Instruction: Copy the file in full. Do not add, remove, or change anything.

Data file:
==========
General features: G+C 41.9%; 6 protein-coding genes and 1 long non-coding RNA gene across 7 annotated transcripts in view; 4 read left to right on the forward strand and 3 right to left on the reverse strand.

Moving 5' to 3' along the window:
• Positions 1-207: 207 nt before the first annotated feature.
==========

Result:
General features: G+C 41.9%; 6 protein-coding genes and 1 long non-coding RNA gene across 7 annotated transcripts in view; 4 read left to right on the forward strand and 3 right to left on the reverse strand.

Moving 5' to 3' along the window:
• Positions 1-207: 207 nt before the first annotated feature.